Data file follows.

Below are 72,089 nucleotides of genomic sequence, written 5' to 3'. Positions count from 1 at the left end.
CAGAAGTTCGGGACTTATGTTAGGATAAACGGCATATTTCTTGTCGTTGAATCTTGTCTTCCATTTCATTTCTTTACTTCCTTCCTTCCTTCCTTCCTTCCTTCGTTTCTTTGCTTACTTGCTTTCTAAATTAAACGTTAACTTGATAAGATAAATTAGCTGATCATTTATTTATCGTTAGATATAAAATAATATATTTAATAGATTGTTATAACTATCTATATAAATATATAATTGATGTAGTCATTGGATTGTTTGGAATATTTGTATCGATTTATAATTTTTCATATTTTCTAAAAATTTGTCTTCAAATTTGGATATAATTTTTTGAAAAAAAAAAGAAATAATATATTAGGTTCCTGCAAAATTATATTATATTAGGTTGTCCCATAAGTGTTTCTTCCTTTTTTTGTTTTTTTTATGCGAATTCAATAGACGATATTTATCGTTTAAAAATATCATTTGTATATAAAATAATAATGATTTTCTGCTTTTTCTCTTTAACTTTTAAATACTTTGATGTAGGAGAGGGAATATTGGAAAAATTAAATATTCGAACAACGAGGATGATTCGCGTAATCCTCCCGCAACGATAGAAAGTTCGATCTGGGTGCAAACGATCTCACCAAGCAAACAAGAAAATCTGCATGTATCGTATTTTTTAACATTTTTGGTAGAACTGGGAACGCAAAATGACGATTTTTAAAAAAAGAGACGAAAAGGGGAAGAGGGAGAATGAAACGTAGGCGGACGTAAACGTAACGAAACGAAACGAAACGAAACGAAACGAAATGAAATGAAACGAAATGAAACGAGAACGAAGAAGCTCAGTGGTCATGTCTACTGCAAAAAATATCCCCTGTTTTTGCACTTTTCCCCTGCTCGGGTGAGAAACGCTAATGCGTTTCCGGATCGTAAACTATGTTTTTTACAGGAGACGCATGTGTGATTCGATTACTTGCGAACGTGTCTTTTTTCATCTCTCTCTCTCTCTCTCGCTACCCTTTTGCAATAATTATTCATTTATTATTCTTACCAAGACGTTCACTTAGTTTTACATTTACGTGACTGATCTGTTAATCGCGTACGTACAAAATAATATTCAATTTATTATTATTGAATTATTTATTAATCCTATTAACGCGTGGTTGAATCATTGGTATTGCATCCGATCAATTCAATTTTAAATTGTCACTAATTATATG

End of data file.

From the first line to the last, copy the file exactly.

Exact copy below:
Below are 72,089 nucleotides of genomic sequence, written 5' to 3'. Positions count from 1 at the left end.
CAGAAGTTCGGGACTTATGTTAGGATAAACGGCATATTTCTTGTCGTTGAATCTTGTCTTCCATTTCATTTCTTTACTTCCTTCCTTCCTTCCTTCCTTCCTTCGTTTCTTTGCTTACTTGCTTTCTAAATTAAACGTTAACTTGATAAGATAAATTAGCTGATCATTTATTTATCGTTAGATATAAAATAATATATTTAATAGATTGTTATAACTATCTATATAAATATATAATTGATGTAGTCATTGGATTGTTTGGAATATTTGTATCGATTTATAATTTTTCATATTTTCTAAAAATTTGTCTTCAAATTTGGATATAATTTTTTGAAAAAAAAAAGAAATAATATATTAGGTTCCTGCAAAATTATATTATATTAGGTTGTCCCATAAGTGTTTCTTCCTTTTTTTGTTTTTTTTATGCGAATTCAATAGACGATATTTATCGTTTAAAAATATCATTTGTATATAAAATAATAATGATTTTCTGCTTTTTCTCTTTAACTTTTAAATACTTTGATGTAGGAGAGGGAATATTGGAAAAATTAAATATTCGAACAACGAGGATGATTCGCGTAATCCTCCCGCAACGATAGAAAGTTCGATCTGGGTGCAAACGATCTCACCAAGCAAACAAGAAAATCTGCATGTATCGTATTTTTTAACATTTTTGGTAGAACTGGGAACGCAAAATGACGATTTTTAAAAAAAGAGACGAAAAGGGGAAGAGGGAGAATGAAACGTAGGCGGACGTAAACGTAACGAAACGAAACGAAACGAAACGAAACGAAATGAAATGAAACGAAATGAAACGAGAACGAAGAAGCTCAGTGGTCATGTCTACTGCAAAAAATATCCCCTGTTTTTGCACTTTTCCCCTGCTCGGGTGAGAAACGCTAATGCGTTTCCGGATCGTAAACTATGTTTTTTACAGGAGACGCATGTGTGATTCGATTACTTGCGAACGTGTCTTTTTTCATCTCTCTCTCTCTCTCTCGCTACCCTTTTGCAATAATTATTCATTTATTATTCTTACCAAGACGTTCACTTAGTTTTACATTTACGTGACTGATCTGTTAATCGCGTACGTACAAAATAATATTCAATTTATTATTATTGAATTATTTATTAATCCTATTAACGCGTGGTTGAATCATTGGTATTGCATCCGATCAATTCAATTTTAAATTGTCACTAATTATATG